Don’t waste your time or money applying “aluminum hydroxide” to lower the soil pH. Sulfur is far better, and less expensive. Plus, too much aluminum is toxic to plants! As with the liming recommendation, application of ground sulfur over two to three applications is more reasonable. And of course, core aeration is required in advance of the application.


Think of soil pH this way. When it’s optimum, between 6.2 and 6.7, turf roots have an easier time obtaining all those essential nutrients for plant growth. Micronutrient availability is completely dependent upon soil pH! When pH is either too high, or too low, those micronutrients are tied up. Everything is in balance. It’s a “holistic” approach to tending turf.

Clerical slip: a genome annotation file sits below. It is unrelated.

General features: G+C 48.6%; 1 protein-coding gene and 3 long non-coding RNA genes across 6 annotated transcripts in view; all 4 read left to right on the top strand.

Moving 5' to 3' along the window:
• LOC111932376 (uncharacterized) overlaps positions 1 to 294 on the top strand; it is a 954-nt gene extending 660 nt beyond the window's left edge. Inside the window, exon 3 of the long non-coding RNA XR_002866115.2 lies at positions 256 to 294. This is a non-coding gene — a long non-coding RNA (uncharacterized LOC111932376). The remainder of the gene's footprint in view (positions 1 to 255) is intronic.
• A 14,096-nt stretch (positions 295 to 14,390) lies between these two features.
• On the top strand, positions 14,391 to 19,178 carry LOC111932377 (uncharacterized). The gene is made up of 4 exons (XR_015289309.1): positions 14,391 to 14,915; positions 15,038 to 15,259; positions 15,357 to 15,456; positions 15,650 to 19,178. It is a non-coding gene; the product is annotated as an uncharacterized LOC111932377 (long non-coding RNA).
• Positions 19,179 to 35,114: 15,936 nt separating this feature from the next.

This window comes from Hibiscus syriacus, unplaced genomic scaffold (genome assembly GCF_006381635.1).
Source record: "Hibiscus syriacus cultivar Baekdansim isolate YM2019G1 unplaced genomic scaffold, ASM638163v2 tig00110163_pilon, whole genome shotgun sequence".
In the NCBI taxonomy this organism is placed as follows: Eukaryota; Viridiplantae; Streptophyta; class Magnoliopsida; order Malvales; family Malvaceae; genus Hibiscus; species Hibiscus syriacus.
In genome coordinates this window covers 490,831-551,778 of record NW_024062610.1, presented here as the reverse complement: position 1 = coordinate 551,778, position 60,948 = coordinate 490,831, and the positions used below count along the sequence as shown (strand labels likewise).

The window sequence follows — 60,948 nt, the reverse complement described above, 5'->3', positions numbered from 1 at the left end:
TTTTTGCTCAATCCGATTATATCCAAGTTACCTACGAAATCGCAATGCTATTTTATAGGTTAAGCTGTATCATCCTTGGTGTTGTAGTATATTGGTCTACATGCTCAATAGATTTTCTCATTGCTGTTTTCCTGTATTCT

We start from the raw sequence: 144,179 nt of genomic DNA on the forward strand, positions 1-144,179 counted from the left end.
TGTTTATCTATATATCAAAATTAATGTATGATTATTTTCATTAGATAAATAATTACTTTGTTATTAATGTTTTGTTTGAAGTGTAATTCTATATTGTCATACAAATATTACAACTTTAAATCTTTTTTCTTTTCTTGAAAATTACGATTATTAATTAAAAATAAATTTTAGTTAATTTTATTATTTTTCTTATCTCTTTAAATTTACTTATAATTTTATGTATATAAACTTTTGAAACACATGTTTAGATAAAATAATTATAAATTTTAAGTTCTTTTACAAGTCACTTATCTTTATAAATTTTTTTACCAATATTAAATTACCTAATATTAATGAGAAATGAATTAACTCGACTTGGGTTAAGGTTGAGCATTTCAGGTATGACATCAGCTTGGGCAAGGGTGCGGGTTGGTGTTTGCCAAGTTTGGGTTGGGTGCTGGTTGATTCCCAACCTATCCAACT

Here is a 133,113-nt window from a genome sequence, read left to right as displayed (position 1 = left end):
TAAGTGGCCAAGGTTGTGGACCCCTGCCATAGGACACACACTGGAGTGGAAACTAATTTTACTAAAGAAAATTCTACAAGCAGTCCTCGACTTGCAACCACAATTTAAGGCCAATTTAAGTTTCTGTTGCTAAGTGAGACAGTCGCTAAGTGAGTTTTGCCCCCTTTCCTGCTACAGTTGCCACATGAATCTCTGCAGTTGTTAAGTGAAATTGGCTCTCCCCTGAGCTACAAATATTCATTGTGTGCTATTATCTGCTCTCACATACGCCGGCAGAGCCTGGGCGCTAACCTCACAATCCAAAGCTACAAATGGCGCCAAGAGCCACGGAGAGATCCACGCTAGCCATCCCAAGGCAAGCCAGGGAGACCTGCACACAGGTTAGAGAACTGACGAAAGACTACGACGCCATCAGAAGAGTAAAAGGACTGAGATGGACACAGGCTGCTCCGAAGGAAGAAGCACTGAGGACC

You now know how to take a good soil test, and “fix” the soil. Everything below is college level “Soils 101″. Read on, if you’ve got some time!


P=Phosphorous


Most folks, especially those that have fertilized regularly, will get a soil test in which the result shows “high” or “very high” P levels. That’s good from the standpoint that P isn’t limited. It can be bad, though, because too much P forms “complexes” with calcium, manganese, iron and molybdenum, rending them unavailable to roots. Phosphorous is a very immobile element. That is, it stays put in the soil. Excessively high P can actually make nitrogen less efficient, too. That’s a problem. Applied onto the soil surface, it’ll take years to move into the top 2 to 3 inches of soil. Again, because P is so immobile, we recommend that you apply phosphorous fertilizer after many passes with a core aerator, to place the element into the entire root zone of turf. If your soil tests are high or very high in phosphorous, you should try to avoid applying fertilizers lacking this element (very low, or zero, for the second number in the analysis, such as “19-0-4″). We try to provide products with little, to no P.

K=Potassium